Active Roseville Neighborhood Associations¬†meet 3-12 times per year. There are almost always police officers and often other city personnel who attend the meetings who share crime trends, protection ideas, and brain-storming with neighbors with the goal of safer neighbors and neighborhoods working together to share information, get to know neighbors better, and bring a small town feel to a big city. “Neighborhood organizations help keep our community safe, clean, and healthy.” They often instigate fun activities as well. RCONA¬†is the parent volunteer group over all the individual neighborhood associations and they organize big activities throughout the year in Roseville, using volunteer helpers from the various active associations. Some of those include Movies in the Park and Santa in the Park, which I frequently share at my Facebook page – Roseville California Joys. You’ll often see our smiling faces (yes, I love volunteering in local neighborhood associations and with RCONA ūüėČ ) manning a booth at various city activities as well. My fave last year was helping at the Harvest / Halloween Downtown Festival. Tons of fun and I thoroughly enjoyed seeing old friends and making new friends that night. The better we get to know our police and city personnel, along with neighbors in our area and the bigger area of Roseville itself, the safer our city is. Neighborhood Associations are definitely win-win groups!

Roseville CA Police Officer’s Tips

At the last few meetings I’ve attended for both the Roseville Neighborhood Associations I help with and for RCONA itself, the police officers have kept reminding us that we could probably eliminate 1/2 of Roseville’s crime issues – making us even safer – just by keeping garage doors shut when we’re not in the garage, keeping items in the car out of site (even unimportant items may seem important to a petty thief looking for a quick and easy way to make a couple of bucks), and locking our car doors – even if it’s just for a few minutes.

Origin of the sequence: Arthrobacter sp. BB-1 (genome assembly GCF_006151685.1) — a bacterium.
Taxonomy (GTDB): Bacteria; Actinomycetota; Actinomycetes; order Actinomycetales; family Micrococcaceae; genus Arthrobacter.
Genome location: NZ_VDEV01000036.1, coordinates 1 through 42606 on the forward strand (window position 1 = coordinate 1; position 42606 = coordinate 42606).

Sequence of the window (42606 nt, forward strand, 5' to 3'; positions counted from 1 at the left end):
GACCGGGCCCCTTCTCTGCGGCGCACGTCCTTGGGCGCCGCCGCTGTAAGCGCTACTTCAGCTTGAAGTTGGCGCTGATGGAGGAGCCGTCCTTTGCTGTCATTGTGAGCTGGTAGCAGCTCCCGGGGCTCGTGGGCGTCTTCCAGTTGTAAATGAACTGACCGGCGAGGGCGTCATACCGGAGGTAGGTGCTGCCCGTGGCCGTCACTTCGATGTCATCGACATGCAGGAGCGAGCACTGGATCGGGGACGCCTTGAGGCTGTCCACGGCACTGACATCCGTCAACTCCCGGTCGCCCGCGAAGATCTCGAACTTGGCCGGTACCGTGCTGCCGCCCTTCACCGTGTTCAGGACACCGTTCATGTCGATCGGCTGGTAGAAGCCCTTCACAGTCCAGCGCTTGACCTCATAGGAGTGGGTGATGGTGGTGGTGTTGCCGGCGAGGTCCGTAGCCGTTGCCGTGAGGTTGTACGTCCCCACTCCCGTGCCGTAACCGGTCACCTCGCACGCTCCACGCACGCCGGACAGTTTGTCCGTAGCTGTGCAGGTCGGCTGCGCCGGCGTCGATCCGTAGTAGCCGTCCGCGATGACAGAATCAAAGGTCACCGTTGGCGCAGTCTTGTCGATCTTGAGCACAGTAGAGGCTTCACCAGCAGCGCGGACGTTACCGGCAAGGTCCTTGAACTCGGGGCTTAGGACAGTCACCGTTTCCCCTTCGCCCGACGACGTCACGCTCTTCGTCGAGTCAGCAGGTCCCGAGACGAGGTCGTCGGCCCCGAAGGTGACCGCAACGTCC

Kaye Swain shares Roseville Police Department safety tips

One officer shared two stories that had just happened that week. In both cases, the drivers had run into a house for 10-15 minutes. They didn’t lock their car doors. When they came back out, purses, wallets, and briefcases were all gone! That’s the kind of info that is useful, practical and easy to put into practice. I even had to remind myself of the locked cars policy the other day while running into a friend’s house for 5 minutes. I almost left it unlocked but those sweet police officers have really gotten my attention, so I took the couple of seconds to lock my car and wasn’t worried when my 5 minute visit lasted longer.

One more quick tip from recent Roseville neighborhood association meetings. 1990’s Hondas are apparently REALLLLLLY easy to steal. Apparently the key is incredibly easy to make dummies that work. So they are the popular theft item right now. I can understand it. We had a couple of 90s Honda accords for years and loved them! If I had one now, I’d be even more careful to keep it in the garage or block it in with another car if possible.

Keeping Sweet Roseville CA Sweet

Simple little tips like these can go a long way to keeping us – and our neighborhoods – and our great city of Roseville CA safer and more pleasant. And getting involved in one of the Roseville¬†neighborhood associations by coming to meetings and getting to know even more neighbors is another great way to keep our sweet town a sweet town. Click here to find your neighborhood and the meeting info. And if your area isn’t active yet, maybe you could find some friends and get it going. It can be as simple as a potluck in the park. Neighbors helping neighbors. One of my fave things, indeed.